Gracefall is guided by our relational epistemology; our Trinitarian theology; our belief that the Imago Dei is at the core of every person; our understanding of evil and sin’s marring of that image; and our calling to call forth the created glory.
We are, before and above all else, Trinitarians. We agree with Larry Crabb that before God created a star, an angel, a planet or any kind of life God was and is three people enjoying an eternal party. All that is perfect and good in relationships is rooted in God’s very Triune nature. He is, by definition: “perfect relationship” – indeed, He is love. We start here because we believe that all of us were created to join the party. We are created for and out of love.
Unfortunately, we derailed the plan, choosing self-interest over relationships. Borrowing Neville Symington’s idea, we chose narcissism over the life force that was offered to us by the Triune God.
Covenant Epistemology reminds us that anthropology continually emerges, changing and growing rather than being statically ontological. As we grow and learn, the Holy Spirit continues to make and shape us into the image of God Himself.
Rather than seeing people as jigsaw puzzles who have missing and broken pieces (with a part of the Imago Dei missing); we envision the Imago Dei to be a priceless diamond that resides at the core of every person; reflecting the glory of God. Evil, however, mars and smears the Imago Dei with faeces to such a degree that it is unrecognizable and can barely reflect the glory of God at all.
The marring of the Imago Dei along with the destruction of the opportunity for perfect relationships with creation and the Creator is sin. In short, sin is “anything that mars, scars or covers over the Imago Dei, violating either our relationship to God or creation.” The result of the sin is shame that is either itself death, or leads to death.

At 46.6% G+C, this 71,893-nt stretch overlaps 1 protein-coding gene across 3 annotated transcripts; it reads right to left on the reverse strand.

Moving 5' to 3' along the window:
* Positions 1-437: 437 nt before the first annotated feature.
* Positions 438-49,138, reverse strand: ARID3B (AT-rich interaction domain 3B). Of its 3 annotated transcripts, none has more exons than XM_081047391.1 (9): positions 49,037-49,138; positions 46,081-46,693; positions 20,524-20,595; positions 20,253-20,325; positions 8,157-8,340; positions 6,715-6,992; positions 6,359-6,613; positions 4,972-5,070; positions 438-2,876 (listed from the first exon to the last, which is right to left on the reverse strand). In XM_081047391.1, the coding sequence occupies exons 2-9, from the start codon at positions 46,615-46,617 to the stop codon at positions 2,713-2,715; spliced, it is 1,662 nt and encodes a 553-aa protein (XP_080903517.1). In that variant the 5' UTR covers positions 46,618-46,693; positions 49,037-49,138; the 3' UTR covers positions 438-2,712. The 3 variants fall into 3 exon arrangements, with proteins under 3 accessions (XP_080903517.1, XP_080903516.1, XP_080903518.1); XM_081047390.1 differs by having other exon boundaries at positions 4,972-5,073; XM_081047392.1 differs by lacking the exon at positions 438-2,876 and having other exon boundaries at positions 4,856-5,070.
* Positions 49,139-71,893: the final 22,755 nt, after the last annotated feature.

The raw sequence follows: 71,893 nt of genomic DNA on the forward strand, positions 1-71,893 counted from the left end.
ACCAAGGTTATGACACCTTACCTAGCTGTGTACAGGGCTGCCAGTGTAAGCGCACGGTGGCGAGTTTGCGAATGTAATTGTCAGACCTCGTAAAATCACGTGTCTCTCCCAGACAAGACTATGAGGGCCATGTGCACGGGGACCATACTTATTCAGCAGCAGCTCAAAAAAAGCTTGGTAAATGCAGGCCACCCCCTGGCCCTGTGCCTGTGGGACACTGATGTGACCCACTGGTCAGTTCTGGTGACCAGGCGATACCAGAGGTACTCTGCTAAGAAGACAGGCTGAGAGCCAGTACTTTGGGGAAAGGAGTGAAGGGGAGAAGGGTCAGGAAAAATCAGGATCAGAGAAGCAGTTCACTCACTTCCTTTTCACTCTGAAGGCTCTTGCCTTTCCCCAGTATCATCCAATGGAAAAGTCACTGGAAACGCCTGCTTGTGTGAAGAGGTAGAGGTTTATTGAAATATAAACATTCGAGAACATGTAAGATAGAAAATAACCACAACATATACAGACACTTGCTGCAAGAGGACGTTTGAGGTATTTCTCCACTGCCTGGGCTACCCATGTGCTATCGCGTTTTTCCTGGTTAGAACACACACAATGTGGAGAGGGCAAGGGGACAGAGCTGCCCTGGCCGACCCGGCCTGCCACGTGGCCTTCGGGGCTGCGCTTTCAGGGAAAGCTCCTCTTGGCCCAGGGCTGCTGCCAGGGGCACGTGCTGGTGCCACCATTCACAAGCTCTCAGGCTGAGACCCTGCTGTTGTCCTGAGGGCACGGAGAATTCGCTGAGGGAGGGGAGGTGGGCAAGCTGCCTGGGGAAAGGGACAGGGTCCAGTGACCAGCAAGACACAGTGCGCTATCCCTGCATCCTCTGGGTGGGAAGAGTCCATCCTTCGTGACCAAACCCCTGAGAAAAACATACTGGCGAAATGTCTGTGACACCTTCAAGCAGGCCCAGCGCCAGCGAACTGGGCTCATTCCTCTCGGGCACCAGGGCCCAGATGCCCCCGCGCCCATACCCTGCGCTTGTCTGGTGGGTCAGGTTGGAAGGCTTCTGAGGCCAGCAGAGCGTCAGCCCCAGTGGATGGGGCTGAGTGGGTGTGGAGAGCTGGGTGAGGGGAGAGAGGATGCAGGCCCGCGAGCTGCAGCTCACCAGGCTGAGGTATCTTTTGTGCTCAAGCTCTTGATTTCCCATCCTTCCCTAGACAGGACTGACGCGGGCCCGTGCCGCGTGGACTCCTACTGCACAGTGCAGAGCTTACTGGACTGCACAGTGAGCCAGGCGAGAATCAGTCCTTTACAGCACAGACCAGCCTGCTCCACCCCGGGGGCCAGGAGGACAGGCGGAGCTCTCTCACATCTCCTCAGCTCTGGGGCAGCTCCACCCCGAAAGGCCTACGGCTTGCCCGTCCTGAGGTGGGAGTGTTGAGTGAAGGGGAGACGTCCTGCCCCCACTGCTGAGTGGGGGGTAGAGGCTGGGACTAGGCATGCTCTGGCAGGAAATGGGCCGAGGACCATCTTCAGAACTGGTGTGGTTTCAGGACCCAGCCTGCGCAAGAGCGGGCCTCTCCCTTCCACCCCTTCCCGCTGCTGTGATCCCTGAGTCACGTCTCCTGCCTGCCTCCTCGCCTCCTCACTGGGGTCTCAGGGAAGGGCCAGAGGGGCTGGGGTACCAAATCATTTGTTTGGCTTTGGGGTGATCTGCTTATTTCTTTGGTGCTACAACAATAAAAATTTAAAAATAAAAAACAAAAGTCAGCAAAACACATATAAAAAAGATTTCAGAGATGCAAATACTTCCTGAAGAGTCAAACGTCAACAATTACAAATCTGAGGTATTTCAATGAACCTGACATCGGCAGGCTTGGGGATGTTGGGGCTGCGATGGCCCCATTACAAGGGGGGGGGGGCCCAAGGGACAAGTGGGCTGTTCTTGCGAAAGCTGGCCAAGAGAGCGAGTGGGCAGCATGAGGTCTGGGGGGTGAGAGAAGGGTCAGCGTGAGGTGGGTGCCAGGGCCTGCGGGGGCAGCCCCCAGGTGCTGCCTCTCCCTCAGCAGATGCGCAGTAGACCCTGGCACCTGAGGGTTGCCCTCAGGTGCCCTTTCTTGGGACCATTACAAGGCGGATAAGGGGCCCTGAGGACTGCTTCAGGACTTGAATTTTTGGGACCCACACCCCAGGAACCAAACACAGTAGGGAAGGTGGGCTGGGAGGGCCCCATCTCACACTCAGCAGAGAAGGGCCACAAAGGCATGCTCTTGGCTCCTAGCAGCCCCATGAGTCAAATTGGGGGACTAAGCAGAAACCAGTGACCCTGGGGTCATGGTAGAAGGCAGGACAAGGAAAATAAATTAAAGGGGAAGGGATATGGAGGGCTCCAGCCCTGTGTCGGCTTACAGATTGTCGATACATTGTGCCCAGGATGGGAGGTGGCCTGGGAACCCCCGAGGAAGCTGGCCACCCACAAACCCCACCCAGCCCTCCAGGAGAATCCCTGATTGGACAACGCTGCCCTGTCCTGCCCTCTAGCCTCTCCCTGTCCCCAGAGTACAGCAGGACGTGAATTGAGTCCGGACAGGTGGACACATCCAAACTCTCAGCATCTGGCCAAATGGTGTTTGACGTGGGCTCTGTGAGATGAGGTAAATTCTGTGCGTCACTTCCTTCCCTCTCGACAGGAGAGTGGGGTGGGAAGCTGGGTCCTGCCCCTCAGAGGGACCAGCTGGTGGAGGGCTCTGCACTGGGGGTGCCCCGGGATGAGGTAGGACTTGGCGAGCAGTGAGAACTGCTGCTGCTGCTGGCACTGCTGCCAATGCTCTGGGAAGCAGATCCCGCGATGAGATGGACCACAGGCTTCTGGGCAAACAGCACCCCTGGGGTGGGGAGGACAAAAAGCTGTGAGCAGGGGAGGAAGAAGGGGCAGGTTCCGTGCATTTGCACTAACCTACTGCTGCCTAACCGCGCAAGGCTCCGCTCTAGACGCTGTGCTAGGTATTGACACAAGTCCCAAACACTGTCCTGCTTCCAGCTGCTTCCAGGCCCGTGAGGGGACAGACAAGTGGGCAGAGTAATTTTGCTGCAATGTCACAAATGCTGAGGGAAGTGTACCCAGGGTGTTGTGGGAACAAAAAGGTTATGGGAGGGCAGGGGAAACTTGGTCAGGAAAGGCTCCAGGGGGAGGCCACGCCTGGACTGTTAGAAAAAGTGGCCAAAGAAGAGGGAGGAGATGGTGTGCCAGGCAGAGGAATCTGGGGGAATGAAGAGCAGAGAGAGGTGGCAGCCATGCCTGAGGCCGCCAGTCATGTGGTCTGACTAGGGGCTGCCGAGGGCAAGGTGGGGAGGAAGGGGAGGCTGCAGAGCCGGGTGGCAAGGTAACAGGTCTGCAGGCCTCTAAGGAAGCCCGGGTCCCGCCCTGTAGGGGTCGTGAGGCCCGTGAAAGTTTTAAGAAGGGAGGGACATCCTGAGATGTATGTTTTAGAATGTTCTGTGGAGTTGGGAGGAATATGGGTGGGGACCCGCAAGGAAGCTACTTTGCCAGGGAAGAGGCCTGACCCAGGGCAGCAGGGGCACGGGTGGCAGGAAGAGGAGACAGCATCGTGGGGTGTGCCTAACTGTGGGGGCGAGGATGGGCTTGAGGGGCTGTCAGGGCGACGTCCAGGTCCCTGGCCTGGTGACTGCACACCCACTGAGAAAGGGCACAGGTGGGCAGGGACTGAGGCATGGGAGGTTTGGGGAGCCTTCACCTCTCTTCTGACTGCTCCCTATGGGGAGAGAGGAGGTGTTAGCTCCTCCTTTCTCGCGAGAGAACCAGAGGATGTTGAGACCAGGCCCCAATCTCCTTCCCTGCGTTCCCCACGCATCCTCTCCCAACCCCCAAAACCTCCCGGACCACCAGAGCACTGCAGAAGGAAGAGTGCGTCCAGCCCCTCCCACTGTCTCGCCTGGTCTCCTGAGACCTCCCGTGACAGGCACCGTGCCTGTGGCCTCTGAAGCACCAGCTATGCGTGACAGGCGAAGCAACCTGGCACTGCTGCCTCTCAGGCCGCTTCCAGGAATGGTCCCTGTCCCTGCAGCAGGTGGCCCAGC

Our focus is on helping people discover the Imago Dei that resides in their heart. It is often hidden and covered with open wounds and scars. That disfigurement leads to shame. Though our scars never go away, we can learn to see our wound’s beauty. As shame loses its death grip, we can enter into new and profound relationships that are transformed by beauty and strength.
Evan Puschak (thenerdwriter on YouTube) introduced us to Kintsugi providing us with a metaphor for our work. In kintsugi, broken ceramics are carefully joined back together with a gold resin. The golden fractures enhance the piece’s beauty; the faults — fixed by gold — make the piece more beautiful.
As soul artisans, we find that broken bits and fragments of peoples’ souls must be found and cleaned. It is not easy work because tarlike excrement often weds itself to the Imago Dei, and no amount of scrubbing seems to get the piece clean. It is only accomplished in the context of a relationship.
This idea guides how we walk with and love people. We help our clients piece together their broken lives, joining them together with gold that makes even their scars shimmer and dance. We hope people grow to celebrate rather than hide their scars, showing them off to a world that tried to destroy them
When all is said and done, Gracefall helps women and men move to a place of freedom, peace, and contentment; lifting their eyes from shame to grace. As the dance one the dancefloors of the eternal party which they were created to join.
As a general rule, all of us are interested in our client’s stories and how that story has been changed by the story of others. All of us are first and foremost relational and psychodynamic in our counseling approach. We are interested in birthing hope through the administration of grace in every situation.
Also, we partner with reFresh (another ministry of ACT Intl) to help people with spiritual formation.